Thursday, January 20, 2011

TPG Special Situations - New Guy on the Block

On January 14th, TPG Specialty Lending, Inc., the Special Situations division of Private Equity giant TPG Capital filed a 10-12G (Initial Form for General Registration of Securities, aka IPO overview) with the SEC. Judging by available tickers and what other companies have been doing, I assume they are going to go with "TPGM" (TPG Management, there already exists a TPG Capital, the parent) and for the sake of brevity I will refer to them as that for the rest of this post.

The company will use TSL Advisers (affiliate of TPG Capital) as the investment adviser and enter into an "Administration Agreement" with them. This means TPGM will essentially outsource all functions to them. TSL will provide the new firm with investment professionals, investment decisions, facilities and reporting functions. The new firm will operate very much like other externally managed BDC's such as Ares Capital (ARCC) and Apollo Investment (AINV).

People in Charge
The investment decisions will be led by Co-CIOs Alan Waxman and Joshua Easterly, both former Goldman Sachs employees. Mr. Waxman was the co-founder of the Goldman Sachs Specialty Lending Group (GSSLG) and Mr. Easterly is a former co-head of that group. The statement also stipulates that they have a team of over 20 dedicated professionals. The Board of Directors will be at the time of IPO only 5 people, where at least 3 people cannot be "interested persons" of the Company. The document states that the firm does not intend to ever have any direct employees.

This is where the filing gets interesting. An externally managed BDC is usually setup by the external manager as a way of increasing fee income. In a way, it is a publicly-traded CLO where the equity can be held by anyone. The manager collects a management fee + a performance fee. TPG Capital will collect a 1.5% management fee of the Company's average total gross assets of of the end of the quarter. Until the IPO, TPGC will not collect a fee and for the first two quarters the fee will be based on the quarter-end gross assets.
The performance fee will have two components. It is best to copy/paste directly from the filing on this one. "(i) Following an IPO, the first component of the Incentive Fee will equal 100% of the excess (if any) of pre-Incentive Fee net investment income over a 1.5% quarterly (6% annualized) hurdle rate, until the Adviser has received 17.5% of total net investment income for that quarter, and 17.5% of all remaining pre-Incentive Fee net investment income for that quarter. No Incentive Fee will be payable under this component for any quarter in which pre-Incentive Fee net investment income does not exceed the hurdle rate for that quarter. Prior to an IPO, the first component of the Incentive Fee payable by the Company will be subject to a reduced rate.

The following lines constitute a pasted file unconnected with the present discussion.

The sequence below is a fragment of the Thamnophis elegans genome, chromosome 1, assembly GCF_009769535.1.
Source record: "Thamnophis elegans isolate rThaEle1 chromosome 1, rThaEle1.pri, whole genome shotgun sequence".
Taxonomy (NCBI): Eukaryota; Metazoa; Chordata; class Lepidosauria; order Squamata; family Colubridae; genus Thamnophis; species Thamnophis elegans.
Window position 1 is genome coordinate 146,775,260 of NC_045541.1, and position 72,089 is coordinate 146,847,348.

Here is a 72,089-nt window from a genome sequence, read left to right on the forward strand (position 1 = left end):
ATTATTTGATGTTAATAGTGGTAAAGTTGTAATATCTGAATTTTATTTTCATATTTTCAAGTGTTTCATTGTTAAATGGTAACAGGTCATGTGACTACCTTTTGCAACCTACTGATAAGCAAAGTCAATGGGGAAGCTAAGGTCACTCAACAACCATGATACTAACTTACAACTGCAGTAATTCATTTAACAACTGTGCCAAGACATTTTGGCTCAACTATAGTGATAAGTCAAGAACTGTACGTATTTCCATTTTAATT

“Pre-Incentive Fee net investment income” means dividends (whether or not reinvested), interest and fee income less operating expenses, calculated on an accrual basis.
     (ii) Following an IPO, the second component, payable at the end of each fiscal year in arrears, will equal a percentage, which we refer to as the “Weighted Percentage,” of the cumulative capital gains from the inception of the Company to the end of such fiscal year, minus the aggregate amount of any previously paid capital gain Incentive Fees for prior periods; but in no event will be less than zero. The Weighted Percentage will be calculated at the end of each fiscal year of the Company that occurs following an IPO and is intended to ensure that the portion of the Company’s capital gains that accrued following an IPO will be subject to an incentive fee rate of 17.5% and the portion of the Company’s capital gains that accrued prior to an IPO will be subject to a reduced rate. The Weighted Percentage will be calculated in the manner set forth in the Advisory Agreement, the form of which is filed as Exhibit 10.1 of this Registration Statement. Prior to an IPO, the second component of the Incentive Fee payable by the Company will be subject to a reduced rate.
“Cumulative capital gains” means, on any relevant date, cumulative realized capital gains, less the sum of (a) realized capital losses and (b) unrealized capital depreciation on investments, in each case as of such date. "
In normal person terms - this means they will collect 1.5/17.5 (kind of like a hedge fund 2/20 standard), with a quarterly high water mark of 1.5% on the NII + they get a kicker at the end of the year based on Capital Gains.
Portfolio Composition
Like most of the other BDC companies, TPGM will focus on senior secured loans, first and second lien, some unitranche loans (this post does a nice job of explaining), some mezzanine loans, structured equity and even straight equity/warrants.  Most of the equity instruments will be hand in hand with another more senior investment.